First Campaign Meetings The first campaign meetings to promote the Workers Charter are being held this coming weekend
in Wellington and Palmerston North.
Well known social justice campaigner and community activist John Minto will address both meetings.
The campaign for a Workers Charter was launched at a national conference held in Auckland on Labour weekend. That
meeting endorsed a draft charter which will be discussed around the country over the coming year.
This weekend’s meetings represent the first opportunity for people in Wellington and Palmerston North to become familiar
with the charter and its vision for a transformed New Zealand.
The Charter campaign represents an important new development on the left. It’s a charter for a fairer New Zealand and
its bold objectives include -
“… the complete transformation of our society to serve the needs of the majority rather than the greed of the minority.”
A copy of the draft is attached.
Spokespeople for the Workers Charter are Unite Union organiser Matt McCarten and social justice campaigner John Minto.
The meetings next weekend are being held at -
Wellington – 3.30pm on Saturday, 26 November, at Crossways Community House, cnr Brougham and Elizabeth St, Mt Victoria.
Palmerston North – 2.00pm on Sunday, 27 November, at The Open Learning Centre, McDonalds Building, cnr Church St and The
Media Representatives are welcome to attend and report on the meetings.
Draft Text of the Workers Charter
Every worker is a human being who deserves the right to dignity.
For that right to be at the heart of our society, workers need economic justice and democratic control over our future.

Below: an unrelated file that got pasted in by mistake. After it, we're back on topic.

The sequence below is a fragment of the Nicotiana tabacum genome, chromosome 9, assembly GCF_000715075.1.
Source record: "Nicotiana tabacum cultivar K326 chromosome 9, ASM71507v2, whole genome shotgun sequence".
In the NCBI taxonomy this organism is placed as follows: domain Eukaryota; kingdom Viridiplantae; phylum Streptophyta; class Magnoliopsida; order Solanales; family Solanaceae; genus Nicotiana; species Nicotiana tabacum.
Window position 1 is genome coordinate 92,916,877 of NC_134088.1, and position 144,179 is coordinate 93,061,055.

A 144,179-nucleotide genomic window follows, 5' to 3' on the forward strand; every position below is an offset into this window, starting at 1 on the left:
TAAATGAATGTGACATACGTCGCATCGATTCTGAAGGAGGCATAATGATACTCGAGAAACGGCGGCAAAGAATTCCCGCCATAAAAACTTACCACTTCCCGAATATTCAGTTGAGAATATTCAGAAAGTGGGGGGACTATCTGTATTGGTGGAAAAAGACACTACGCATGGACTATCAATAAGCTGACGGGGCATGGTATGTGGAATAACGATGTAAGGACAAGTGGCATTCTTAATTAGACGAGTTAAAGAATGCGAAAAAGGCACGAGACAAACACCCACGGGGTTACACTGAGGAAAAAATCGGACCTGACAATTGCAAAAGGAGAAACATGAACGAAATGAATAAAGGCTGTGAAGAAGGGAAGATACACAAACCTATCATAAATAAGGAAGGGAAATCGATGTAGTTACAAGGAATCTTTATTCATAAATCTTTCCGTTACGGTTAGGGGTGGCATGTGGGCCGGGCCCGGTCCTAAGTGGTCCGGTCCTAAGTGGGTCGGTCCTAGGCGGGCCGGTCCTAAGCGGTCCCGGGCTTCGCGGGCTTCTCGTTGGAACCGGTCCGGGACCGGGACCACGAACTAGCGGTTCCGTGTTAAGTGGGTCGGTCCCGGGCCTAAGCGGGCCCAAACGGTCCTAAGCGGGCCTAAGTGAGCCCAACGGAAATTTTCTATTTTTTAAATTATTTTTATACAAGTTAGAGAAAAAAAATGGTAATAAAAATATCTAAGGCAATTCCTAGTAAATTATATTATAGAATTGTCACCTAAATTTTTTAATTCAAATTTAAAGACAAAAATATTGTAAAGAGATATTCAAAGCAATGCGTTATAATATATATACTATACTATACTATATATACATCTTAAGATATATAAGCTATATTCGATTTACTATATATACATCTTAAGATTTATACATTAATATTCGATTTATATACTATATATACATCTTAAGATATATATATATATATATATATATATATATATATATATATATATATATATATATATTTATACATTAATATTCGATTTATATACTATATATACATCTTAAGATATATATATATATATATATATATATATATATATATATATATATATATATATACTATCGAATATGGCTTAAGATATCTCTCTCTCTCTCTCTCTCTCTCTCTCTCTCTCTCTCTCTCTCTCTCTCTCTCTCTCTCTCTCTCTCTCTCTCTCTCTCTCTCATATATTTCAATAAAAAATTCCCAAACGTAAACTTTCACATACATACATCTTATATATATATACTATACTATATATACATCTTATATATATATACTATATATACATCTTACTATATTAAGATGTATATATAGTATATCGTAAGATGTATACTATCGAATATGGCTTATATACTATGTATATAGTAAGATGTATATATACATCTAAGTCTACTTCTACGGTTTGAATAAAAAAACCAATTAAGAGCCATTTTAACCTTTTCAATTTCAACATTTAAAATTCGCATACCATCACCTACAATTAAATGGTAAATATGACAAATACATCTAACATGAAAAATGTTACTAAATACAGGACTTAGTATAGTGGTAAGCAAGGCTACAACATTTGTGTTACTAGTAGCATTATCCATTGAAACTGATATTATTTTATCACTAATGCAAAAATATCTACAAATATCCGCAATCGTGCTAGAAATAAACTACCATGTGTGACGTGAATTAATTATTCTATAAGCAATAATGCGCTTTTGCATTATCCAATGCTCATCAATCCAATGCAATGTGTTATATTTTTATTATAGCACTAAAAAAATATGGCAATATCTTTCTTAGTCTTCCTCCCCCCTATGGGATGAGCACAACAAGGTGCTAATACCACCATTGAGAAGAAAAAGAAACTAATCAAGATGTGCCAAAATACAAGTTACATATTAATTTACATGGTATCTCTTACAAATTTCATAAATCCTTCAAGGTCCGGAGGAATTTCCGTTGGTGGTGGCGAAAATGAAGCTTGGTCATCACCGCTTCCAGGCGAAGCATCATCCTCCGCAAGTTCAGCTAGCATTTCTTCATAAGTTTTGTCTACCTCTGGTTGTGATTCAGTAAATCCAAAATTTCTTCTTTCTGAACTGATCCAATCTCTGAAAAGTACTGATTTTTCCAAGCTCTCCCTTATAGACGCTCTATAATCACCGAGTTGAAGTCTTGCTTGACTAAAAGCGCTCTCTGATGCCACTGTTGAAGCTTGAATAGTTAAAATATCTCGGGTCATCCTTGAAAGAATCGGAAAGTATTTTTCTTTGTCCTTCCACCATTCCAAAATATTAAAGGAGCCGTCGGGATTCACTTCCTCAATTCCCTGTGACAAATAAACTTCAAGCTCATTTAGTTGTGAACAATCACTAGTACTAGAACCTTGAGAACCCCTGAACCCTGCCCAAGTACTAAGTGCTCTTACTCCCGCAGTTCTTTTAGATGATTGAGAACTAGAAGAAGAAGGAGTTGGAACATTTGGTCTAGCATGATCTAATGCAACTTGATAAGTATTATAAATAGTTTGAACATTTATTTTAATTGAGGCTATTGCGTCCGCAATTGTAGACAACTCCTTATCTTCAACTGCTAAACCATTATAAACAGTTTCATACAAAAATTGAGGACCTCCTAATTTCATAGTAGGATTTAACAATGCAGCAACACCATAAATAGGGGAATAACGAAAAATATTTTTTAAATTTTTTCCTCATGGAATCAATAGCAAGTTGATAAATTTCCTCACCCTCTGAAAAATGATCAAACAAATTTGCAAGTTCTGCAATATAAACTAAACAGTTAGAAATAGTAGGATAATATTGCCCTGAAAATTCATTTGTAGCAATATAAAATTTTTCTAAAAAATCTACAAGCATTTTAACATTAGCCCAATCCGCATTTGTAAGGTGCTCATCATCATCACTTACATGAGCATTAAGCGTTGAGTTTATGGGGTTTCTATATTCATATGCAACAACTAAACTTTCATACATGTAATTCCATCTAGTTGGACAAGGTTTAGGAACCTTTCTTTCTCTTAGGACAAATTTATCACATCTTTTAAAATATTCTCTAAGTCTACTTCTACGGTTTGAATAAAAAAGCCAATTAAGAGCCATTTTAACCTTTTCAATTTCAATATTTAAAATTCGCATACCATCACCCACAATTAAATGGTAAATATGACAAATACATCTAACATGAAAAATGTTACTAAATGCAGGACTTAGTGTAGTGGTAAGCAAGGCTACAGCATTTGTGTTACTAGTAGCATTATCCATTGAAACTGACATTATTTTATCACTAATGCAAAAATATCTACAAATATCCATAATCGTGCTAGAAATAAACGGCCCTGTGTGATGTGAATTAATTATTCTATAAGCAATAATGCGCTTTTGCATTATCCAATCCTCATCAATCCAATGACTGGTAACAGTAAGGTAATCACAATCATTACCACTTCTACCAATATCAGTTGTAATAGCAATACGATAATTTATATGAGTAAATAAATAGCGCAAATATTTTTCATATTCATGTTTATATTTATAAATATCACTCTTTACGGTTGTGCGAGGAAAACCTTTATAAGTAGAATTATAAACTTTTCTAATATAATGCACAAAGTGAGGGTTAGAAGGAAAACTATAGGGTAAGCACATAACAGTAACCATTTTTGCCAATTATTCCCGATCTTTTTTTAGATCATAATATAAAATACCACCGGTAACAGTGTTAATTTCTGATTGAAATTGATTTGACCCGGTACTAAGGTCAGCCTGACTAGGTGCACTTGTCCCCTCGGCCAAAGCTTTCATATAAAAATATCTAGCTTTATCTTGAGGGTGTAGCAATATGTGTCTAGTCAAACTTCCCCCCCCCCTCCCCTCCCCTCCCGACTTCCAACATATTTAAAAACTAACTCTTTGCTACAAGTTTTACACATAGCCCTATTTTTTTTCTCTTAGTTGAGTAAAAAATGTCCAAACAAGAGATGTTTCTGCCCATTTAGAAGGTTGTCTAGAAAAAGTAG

But what motivates society today is the selfish right of a privileged few to gather wealth from the productive majority.
Workers are mere commodities, exploited and discarded like any other. Our status in society is worsened by market
competition, free trade and commercialisation of public assets.
The wealth of New Zealanders on the Rich List skyrockets. Meanwhile the living standards of the majority fall, and one
in three children grow up in poverty here in Aotearoa.
Wars of conquest to control global resources, like the US colonisation of Iraq, expand corporate wealth and power at the
cost of mass bloodshed and suffering.
Profit-driven exploitation of the environment is fueling global warming, an oil crisis and other threats to life on our
The end result is massive growth in social inequality and environmental destruction. Our humanity and our environment
have been sacrificed to the god of profit. Our ability to resist is undermined by laws that ban most strikes.
As a positive alternative, the Workers Charter promotes these core democratic rights:
1. The right to a job that pays a living wage and gives us time with our families and communities.
2. The right to pay equity for women, youth and casual workers.
3. The right to free public healthcare and education, and to liveable superannuation and welfare.
4. The right to decent housing without crippling mortgages and rents.
5. The right to public control of assets vital to community well-being.
6. The right to protect our environment from corporate greed.
7. The right to express our personal identity free from discrimination.
8. The right to strike in defence of our interests.
9. The right to organise for the transfer of wealth and power from the haves to the have-nots.
10. The right to unite with workers in other lands against corporate globalisation and war.
These rights can only be secured by workers organising to extend democracy into every sphere of the economy and the
state. This will involve the complete transformation of our society to serve the needs of the majority rather than the
greed of the minority.
The privileged few will resist fiercely. They will use their economic and political power to try to deny workers our
A mass mobilisation around the Workers Charter can give us the strength to win the battle for democracy and reclaim our